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Murkin was the code name chosen by the FBI for their investigation into the assassination of Dr. Martin Luther King, Jr., in 1968. Today, 20 years after the fatal shooting of the civil rights leader, Philip H. Melanson, a renowned authority on American political assassinations, unveils his own investigation into the murder. Melanson . . . has done an exhaustively thorough job on the still-mysterious King assassination. After following Melanson's meticulous pursuit of seemingly every lead in the case--including interviews with the men whose names were used as aliases for alleged killer James Earl Ray--there can be little doubt in the reader's mind that neither of the two official versions of what happened could have been the whole truth. The first was the ever-popular notion of the lone killer: Ray. The second, propounded by a clearly inept congressional investigation a decade after the 1969 shooting, was that an ill-defined racist conspiracy was behind the assassination. What seems unarguable is that Ray, a petty criminal, could not have killed King unaided. There are too many improbabilities--the source of his carefully chosen Canadian aliases, the identity of the `fat man' who brought him a `letter' in Toronto during his escape, the odd setup at the rooming house from which the shot was fired. It is Melanson's thesis that there was high-level intelligence involvement, probably by the CIA, which was violently alarmed by King's anti-Vietnam stance. Publisher's Weekly
Murkin was the code name chosen by the FBI for the investigation into the assassination of Dr. Martin Luther King, Jr., in 1968. Today, twenty years after the fatal shooting of the civil rights leader, Philip H. Melanson, a renowned authority on American political assassinations, unveils his own investigation into the murder. Through extensive interviews, research, and Freedom of Information Act requests, Melanson analyzes the official investigations, the evidence, the performance of law enforcement officials, the role of James Earl Ray, and the questions of conspiracy. Much of the data presented has never before been published. Based on his detailed investigation, Melanson offers a revisionist interpretation of the King case, demonstrating that it remains unsolved.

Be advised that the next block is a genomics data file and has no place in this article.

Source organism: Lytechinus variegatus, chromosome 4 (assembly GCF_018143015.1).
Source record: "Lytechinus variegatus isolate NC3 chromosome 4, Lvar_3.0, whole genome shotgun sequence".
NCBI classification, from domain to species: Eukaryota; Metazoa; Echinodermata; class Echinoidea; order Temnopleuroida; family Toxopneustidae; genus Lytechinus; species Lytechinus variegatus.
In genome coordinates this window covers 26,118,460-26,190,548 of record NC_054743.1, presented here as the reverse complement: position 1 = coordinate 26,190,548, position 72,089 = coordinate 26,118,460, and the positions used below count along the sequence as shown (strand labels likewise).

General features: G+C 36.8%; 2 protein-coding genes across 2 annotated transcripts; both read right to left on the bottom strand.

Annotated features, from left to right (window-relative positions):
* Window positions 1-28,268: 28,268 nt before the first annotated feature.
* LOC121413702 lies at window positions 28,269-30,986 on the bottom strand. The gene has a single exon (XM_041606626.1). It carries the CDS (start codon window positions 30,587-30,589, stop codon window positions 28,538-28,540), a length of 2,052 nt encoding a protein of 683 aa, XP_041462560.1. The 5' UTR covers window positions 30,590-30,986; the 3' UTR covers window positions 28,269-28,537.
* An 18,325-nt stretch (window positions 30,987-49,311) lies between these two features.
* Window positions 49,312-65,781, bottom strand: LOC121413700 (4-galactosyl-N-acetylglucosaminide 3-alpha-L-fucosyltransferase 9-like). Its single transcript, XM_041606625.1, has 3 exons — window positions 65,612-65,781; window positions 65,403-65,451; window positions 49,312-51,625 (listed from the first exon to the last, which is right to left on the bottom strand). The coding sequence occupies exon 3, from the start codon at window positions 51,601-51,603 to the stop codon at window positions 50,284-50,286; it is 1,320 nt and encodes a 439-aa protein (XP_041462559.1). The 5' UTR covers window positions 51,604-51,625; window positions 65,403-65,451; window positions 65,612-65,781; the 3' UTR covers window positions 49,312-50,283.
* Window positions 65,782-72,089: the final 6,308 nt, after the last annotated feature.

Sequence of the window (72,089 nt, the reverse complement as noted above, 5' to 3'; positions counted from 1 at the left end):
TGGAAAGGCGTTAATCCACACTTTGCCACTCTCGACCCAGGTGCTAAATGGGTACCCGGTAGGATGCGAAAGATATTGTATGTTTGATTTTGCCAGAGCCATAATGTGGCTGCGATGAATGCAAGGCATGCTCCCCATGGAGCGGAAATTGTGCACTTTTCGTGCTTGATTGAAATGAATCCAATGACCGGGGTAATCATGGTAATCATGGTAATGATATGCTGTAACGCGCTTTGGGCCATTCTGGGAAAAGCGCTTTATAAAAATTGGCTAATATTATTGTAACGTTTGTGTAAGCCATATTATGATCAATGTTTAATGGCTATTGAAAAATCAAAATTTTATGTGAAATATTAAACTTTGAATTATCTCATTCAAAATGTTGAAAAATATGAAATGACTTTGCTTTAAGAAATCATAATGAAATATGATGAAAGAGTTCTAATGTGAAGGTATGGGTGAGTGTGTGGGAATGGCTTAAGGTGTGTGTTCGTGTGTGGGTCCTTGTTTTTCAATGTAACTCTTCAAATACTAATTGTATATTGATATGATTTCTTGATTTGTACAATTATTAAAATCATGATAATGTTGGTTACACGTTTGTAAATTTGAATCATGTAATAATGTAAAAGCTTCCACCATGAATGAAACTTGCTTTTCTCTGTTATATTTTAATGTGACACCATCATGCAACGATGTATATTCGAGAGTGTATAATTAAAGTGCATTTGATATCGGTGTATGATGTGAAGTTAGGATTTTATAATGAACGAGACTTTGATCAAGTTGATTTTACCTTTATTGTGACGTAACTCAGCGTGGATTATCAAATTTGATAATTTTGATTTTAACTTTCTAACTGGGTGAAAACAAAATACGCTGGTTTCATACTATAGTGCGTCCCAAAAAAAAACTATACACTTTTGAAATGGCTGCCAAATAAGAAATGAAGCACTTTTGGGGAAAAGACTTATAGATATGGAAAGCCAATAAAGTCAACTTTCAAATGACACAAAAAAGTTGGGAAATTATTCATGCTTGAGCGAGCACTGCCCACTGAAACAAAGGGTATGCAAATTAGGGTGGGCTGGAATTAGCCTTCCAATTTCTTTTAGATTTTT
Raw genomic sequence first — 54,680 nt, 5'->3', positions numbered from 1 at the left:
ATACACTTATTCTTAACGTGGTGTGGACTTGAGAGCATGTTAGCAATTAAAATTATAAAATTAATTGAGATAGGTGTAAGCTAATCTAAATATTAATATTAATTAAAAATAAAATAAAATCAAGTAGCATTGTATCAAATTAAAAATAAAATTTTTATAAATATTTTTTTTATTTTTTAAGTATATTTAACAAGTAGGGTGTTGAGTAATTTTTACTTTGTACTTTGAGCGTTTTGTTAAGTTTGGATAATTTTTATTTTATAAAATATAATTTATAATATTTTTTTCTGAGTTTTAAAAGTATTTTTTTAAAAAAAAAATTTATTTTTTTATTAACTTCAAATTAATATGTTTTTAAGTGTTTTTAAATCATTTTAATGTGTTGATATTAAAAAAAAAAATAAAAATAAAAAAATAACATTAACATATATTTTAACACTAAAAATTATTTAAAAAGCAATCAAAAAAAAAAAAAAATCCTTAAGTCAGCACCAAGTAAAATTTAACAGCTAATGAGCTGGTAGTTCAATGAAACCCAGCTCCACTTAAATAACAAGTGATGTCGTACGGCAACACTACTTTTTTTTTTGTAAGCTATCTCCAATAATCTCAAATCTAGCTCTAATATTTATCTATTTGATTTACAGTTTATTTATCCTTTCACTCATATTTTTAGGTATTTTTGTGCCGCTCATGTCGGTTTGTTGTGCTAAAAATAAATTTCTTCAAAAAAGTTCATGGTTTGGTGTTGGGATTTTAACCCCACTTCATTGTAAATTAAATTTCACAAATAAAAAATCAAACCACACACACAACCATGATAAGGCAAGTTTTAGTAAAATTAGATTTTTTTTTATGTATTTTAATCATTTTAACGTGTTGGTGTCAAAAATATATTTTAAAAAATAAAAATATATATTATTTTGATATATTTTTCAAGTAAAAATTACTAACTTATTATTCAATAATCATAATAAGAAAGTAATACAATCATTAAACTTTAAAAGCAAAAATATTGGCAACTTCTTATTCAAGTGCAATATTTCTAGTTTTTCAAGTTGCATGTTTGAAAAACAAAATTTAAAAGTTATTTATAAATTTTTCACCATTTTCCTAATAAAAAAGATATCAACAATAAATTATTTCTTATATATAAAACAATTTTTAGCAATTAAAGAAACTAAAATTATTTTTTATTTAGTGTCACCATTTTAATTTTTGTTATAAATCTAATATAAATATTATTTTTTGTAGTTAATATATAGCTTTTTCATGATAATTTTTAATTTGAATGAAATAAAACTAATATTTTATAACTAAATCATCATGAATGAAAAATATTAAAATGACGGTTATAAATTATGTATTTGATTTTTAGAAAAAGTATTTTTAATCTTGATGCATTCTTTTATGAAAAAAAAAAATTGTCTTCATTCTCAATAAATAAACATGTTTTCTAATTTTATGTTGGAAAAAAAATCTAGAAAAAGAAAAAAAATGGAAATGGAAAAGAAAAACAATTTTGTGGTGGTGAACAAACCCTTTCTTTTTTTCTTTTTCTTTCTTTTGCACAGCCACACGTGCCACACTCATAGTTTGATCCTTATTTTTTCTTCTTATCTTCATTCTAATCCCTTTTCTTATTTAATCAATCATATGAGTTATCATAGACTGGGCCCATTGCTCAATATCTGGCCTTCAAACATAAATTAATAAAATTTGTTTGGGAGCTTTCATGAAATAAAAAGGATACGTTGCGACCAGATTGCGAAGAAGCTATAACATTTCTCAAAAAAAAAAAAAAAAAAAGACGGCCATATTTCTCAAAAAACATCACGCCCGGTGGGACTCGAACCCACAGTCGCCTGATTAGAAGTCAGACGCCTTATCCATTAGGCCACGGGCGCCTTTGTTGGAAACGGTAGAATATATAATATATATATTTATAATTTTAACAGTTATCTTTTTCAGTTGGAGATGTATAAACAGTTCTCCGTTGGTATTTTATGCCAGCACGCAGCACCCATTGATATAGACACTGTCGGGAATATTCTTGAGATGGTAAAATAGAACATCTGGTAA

Melanson argues persuasively that both the FBI's conclusion that Ray acted alone and the later 1978 House Select Committee on Assassinations decision that Ray was backed by a conspiracy of St. Louis-based white supremacists are not supported by the evidence. Although Melanson concludes that Ray did not, in fact, act alone, he contends that the official investigations were so flawed that the conspirators behind him are still unidentified. His own conclusions regarding the probable source of the conspiracy offer a sobering indictment of the ways in which powerful interests, left unchecked, can wreak havoc on American democratic processes.
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